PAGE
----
In the recent round of edits that my editor Karen completed on Dark Streets she pointed out a recurring tic in my language that I hadn’t noticed. In my descriptions of London at night I used the word ‘obsidian’ to describe the Thames no fewer than three times in the first dozen chapters.
There is nothing like edits and rewrites to focus you on your writing style and repeated themes, and this sort of thing is to be expected, but it got me to thinking about why this word in particular? Why ‘obsidian’? Is this just happenstance, or is there something about the word that goes deeper than that. At the risk of gathering enough navel fluff to knit a sweater I thought I’d dig into it a bit.
Let’s be clear at the outset that it’s the perfect descriptive word for the river at night. I want to convey that it’s black, but has a faint sheen. I want something a bit exotic, but also of plain meaning. Obsidian is volcanic glass, and at one time it would have flowed, so describing the river as obsidian extends some meaning beyond the obvious. At slack tide the river seems hardly to be flowing at all and at night, in my London at least, it looks like a solid sheet of black glass. This is the world of Dark Streets, after all, and the river is a sort of dark street that winds through the city, a street paved in obsidian. Or something of that sort.
In any event, it carries multiple layers of meaning in a way that other words can’t. Black, dark, Stygian, bituminous, other words don’t really cut it, each for its own reason.
As to reasons other than it being entirely apposite, there might be something in my past that explains my affection for the word. In high school I studied geology, and was very taken by the language of rocks. Out of the three ways that rock is formed, volcanicity is the most interesting to the teenage mind and I loved learning about pahoehoe, volcanic tuff, basalt massifs, and underground magma reservoirs. Geology is about physical material influenced by physics and the elements over time, and it is filled with interesting words, quite a few of which are in common parlance but many of which are novel to the everyday ear.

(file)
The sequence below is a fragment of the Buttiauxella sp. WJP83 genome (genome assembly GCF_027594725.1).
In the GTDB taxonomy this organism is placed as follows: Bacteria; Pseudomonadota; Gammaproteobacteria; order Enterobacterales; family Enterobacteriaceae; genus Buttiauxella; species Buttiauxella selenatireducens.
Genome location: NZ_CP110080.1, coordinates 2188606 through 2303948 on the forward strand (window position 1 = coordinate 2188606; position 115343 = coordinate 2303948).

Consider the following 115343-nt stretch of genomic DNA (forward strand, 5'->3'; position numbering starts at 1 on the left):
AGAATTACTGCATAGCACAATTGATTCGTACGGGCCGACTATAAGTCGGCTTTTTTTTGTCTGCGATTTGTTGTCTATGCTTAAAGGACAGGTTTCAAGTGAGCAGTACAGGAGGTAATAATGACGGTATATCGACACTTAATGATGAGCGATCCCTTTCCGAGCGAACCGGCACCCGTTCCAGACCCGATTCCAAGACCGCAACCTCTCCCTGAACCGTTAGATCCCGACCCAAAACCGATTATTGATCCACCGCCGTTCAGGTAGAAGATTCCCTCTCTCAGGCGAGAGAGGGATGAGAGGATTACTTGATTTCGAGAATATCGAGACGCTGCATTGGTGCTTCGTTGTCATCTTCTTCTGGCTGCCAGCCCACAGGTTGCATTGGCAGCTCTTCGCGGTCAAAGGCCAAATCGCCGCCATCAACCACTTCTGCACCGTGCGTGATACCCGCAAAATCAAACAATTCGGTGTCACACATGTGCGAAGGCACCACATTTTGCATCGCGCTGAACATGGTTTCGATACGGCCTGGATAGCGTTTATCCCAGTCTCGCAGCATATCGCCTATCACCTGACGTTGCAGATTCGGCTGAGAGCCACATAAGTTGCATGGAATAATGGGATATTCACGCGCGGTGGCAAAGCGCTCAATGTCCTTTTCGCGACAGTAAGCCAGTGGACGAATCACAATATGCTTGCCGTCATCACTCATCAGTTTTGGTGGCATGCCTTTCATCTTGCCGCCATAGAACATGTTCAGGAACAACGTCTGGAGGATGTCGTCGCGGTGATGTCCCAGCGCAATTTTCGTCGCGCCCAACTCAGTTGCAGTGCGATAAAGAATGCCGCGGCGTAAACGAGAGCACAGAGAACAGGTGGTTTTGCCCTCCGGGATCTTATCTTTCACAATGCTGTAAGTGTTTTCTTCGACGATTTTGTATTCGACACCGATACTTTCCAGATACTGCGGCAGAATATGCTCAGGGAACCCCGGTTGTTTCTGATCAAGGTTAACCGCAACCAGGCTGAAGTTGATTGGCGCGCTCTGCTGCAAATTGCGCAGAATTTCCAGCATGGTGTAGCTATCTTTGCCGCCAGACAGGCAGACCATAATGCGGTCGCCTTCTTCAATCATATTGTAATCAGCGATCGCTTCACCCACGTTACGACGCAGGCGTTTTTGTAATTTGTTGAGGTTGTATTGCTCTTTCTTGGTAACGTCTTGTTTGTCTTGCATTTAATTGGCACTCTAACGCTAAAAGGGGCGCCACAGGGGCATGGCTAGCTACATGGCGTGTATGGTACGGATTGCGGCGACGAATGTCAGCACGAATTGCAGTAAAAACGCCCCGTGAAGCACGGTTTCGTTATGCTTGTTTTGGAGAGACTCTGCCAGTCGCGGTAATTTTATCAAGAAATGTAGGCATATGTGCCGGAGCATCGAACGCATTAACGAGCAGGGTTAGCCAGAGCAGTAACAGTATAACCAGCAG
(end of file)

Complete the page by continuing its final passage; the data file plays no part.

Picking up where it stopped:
Then there is the influence of the writers who have most impressed me over the years. From the age of about 15 onwards I devoured everything I could find by Michael Moorcock, who was then and is now one of the finest genre and literary writers to come out of London. I was especially taken with his fantasy work and I think it’s there that I picked up a penchant for words like obsidian. It features in a number of his works, including the Elric series, and there is a story in the Eternal Champion sequence titled ‘Phoenix In Obsidian’1.
More than the immediate obvious meaning of the word, it carries an extended meaning in my personal literary psychogeography. This may be a false memory, but if I remember correctly there’s at least one end-of-all-things Moorcock story that has a protagonist standing on the black sand coast of a weary ocean watching the molasses-thick waves lap at his feet. I might be mixing that up with Jack Vance’s ‘Dying Earth’ series of short stories, but the influence on my associations with the word is there, nevertheless. When I hear ‘obsidian’ I think of those things. It’s a word that speaks to me not just of a vitreous darkness, but also of time.
So where am I going with this, other than to wonder where the words come from and why we obsess around some particular words? Not very far, and if you’re feeling like you might have to reach in really high to grab my ankles and pull me out of where I’ve gone, it’s probably time I stopped.
It’s merely this: the choice of the correct word in the correct place is the essence of writing. Sometimes you realize that there is too much of a good thing and you have to choose not to use the correct word and find something almost as precise. I wonder if Marlow would have told the story of his travels in Africa sitting on a boat bobbing on the piceous Thames?
1 Mike has other writing tics with respect to favoured words. ‘Sardonic’ is one of them, as anyone who has read Elric and Jerry Cornelius will testify.